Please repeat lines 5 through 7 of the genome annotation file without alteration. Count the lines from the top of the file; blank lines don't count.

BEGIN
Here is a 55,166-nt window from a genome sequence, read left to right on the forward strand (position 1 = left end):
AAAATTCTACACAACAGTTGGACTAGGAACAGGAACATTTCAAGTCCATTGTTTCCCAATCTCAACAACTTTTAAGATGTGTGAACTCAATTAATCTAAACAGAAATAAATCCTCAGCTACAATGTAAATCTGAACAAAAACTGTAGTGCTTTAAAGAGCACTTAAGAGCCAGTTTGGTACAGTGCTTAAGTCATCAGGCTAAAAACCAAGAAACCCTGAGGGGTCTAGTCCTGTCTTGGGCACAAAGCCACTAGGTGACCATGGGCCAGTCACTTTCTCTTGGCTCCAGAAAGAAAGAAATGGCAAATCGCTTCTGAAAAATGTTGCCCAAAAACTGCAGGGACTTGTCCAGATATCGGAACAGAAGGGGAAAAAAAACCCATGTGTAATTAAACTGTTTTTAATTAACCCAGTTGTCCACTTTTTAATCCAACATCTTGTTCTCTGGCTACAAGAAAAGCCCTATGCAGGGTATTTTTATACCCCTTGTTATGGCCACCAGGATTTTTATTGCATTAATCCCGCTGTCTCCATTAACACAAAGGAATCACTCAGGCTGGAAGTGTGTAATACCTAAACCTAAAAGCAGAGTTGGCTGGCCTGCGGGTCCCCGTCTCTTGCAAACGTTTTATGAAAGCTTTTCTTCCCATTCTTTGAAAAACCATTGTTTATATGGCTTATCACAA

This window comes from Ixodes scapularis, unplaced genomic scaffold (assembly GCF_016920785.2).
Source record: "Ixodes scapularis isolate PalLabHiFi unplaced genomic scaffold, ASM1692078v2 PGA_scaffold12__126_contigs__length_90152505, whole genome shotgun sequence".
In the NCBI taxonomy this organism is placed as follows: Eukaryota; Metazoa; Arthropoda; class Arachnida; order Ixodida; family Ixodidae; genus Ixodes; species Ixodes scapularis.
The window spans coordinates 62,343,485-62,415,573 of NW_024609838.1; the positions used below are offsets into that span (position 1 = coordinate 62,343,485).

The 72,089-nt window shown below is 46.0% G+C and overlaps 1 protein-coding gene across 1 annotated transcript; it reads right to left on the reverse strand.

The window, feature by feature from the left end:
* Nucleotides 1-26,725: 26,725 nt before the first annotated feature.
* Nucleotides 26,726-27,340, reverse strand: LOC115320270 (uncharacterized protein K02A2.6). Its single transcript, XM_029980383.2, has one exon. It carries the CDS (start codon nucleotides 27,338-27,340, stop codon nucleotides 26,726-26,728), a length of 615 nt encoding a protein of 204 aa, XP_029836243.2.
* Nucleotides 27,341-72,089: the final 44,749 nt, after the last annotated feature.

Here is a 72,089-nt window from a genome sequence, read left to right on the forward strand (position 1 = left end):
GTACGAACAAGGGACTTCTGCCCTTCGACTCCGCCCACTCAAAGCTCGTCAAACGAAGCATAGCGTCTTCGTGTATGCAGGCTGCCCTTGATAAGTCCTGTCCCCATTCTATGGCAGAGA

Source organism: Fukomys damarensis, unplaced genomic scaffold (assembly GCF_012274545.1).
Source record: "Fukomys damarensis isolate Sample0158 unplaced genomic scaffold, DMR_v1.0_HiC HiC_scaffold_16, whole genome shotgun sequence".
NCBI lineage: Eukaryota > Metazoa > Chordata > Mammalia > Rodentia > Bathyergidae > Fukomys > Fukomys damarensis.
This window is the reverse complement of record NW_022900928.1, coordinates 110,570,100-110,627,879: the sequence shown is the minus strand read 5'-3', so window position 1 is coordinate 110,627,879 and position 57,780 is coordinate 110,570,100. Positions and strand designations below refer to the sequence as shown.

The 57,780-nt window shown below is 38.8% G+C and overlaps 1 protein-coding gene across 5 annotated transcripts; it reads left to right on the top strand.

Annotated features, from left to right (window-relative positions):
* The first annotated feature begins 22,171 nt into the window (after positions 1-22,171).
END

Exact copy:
In the NCBI taxonomy this organism is placed as follows: Eukaryota; Metazoa; Arthropoda; class Arachnida; order Ixodida; family Ixodidae; genus Ixodes; species Ixodes scapularis.
The window spans coordinates 62,343,485-62,415,573 of NW_024609838.1; the positions used below are offsets into that span (position 1 = coordinate 62,343,485).

The 72,089-nt window shown below is 46.0% G+C and overlaps 1 protein-coding gene across 1 annotated transcript; it reads right to left on the reverse strand.